The Court also finds that Mr. Mockler was not aware of the effects of Exclusion G, nor did he understand them. That is, he was not aware that many activities of his company (those involving handling of funds) were, in St. Paul's opinion, not covered by the errors and omissions insurance policy.
Mr. Mockler understood the construction of a typical insurance policy. He understood that there is coverage and that there are exclusions from coverage in many and perhaps most policies. However, his experience
with the St. Paul errors and omissions policy was his first exposure to such coverage; and, regrettably, he did not understand its terms.
CONCLUSIONS OF LAW
Two preliminary conclusions of law would perhaps clarify much of the legal discussion that is to follow. First, the exclusion in issue, taken as a whole, is not ambiguous. Ambiguous is defined by Webster's Third New International Dictionary as "having two or more possible meanings." By that standard, the exclusion is not ambiguous.
Second, reading the exclusions aloud to the insured established that he was aware of the language of the exclusions. The legal effect of such a presentation is the same as if the insured had silently read the policy to himself. The insured cannot rely on a defense, if one exists, that he did not read the exclusions.
This case presents a problem commonly encountered in federal district courts in diversity cases that of deciding whether to acknowledge dicta by state trial and intermediate appellate courts as accurate statements of state law. 2 Here, two cases raise such issues. In Hionis v. Northern Mutual Insurance Company, 230 Pa.Super. 511, 327 A.2d 363 (1974), a case involving an Ambiguous exclusion Judge Hoffman wrote for the court:
"When a defense is based on an exception or exclusion in a policy, our Supreme Court has held that such a defense is an affirmative one, and the burden is on the defendant to establish it. Weissman v. Prashker, 405 Pa. 226, 233, 175 A.2d 63 (1961). Even where a policy is written in unambiguous terms, the burden of establishing the applicability of an exclusion or limitation involves proof that the insured was aware of the exclusion or limitation and that the effect thereof was explained to him. See e. g., Frisch v. State Farm Fire and Casualty Company, 218 Pa.Super. 211, 275 A.2d 849 (1971); Purdy v. Commercial Union Insurance Company of New York, 50 D. & C.2d 230, 235 (1970)."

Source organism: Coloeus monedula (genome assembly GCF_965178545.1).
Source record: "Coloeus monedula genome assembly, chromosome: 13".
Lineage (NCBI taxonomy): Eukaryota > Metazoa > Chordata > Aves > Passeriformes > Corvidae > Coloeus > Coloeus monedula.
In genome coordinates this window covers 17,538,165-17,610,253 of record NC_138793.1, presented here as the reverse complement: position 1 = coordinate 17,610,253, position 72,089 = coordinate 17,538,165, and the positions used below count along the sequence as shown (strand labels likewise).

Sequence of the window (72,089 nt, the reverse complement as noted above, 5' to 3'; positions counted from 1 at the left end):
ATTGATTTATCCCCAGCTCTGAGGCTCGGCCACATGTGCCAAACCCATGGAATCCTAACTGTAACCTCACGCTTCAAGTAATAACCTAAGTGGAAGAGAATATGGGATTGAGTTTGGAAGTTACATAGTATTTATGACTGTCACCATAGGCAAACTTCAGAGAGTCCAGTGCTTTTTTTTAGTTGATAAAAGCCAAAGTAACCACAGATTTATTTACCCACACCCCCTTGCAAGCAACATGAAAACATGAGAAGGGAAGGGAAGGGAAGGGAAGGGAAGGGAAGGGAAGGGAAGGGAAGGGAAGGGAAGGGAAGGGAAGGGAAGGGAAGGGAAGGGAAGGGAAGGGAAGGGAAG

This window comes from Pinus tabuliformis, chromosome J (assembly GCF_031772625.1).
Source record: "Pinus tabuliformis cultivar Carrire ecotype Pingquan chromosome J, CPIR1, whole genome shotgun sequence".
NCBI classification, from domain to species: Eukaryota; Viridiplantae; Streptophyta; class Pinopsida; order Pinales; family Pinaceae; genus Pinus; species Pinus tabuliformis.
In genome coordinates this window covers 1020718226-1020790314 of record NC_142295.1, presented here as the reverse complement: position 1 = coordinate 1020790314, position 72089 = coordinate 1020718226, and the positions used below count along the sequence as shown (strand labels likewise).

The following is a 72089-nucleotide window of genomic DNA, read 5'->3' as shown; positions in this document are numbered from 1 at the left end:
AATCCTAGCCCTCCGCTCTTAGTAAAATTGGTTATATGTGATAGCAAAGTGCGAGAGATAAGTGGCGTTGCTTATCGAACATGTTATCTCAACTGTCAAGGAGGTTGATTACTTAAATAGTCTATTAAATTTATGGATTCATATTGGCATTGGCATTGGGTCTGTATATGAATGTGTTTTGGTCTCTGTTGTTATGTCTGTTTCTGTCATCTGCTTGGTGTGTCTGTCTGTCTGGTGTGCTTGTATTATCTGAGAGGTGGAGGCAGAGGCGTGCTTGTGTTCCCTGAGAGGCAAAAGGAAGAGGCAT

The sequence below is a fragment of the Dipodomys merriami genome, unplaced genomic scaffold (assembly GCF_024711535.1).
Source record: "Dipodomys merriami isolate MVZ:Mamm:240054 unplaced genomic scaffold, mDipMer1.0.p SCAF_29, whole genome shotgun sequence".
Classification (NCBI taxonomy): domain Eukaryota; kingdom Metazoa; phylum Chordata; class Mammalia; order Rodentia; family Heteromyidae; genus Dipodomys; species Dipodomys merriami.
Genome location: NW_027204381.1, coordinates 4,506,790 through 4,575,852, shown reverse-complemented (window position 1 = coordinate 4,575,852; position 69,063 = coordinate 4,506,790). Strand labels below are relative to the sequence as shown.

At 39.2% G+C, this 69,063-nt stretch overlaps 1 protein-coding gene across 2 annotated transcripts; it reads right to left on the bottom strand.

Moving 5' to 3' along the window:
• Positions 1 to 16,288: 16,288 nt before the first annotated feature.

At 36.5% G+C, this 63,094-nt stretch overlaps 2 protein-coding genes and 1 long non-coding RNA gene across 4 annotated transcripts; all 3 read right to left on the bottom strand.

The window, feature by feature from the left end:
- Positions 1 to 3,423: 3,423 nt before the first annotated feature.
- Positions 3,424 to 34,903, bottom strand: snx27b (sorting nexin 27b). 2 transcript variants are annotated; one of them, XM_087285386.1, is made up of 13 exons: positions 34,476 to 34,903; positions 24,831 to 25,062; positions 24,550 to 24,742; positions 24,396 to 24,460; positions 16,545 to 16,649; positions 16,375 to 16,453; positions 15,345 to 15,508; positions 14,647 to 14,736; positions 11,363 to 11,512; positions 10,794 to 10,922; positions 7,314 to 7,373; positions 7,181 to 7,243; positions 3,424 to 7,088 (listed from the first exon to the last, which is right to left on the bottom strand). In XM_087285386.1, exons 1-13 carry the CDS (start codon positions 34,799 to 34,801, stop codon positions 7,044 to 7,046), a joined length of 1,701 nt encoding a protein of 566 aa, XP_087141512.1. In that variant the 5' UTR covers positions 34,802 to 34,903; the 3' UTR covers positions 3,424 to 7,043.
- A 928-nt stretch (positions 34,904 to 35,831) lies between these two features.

In Purdy v. Commercial Union Insurance Company, supra, cited by Judge Hoffman in Hionis, supra, Judge Silvestri wrote:
"(A)n exclusion to comprehensive coverage . . . is not to be enforced, even though in unambiguous terms, unless it be proved that the insured was aware of the exclusion, and that the effect of the exclusion was explained to him. The insured's intention in entering into such a contract must be proved, and the burden of proof is on the insurer . . . We do not intend to treat the individual plaintiff...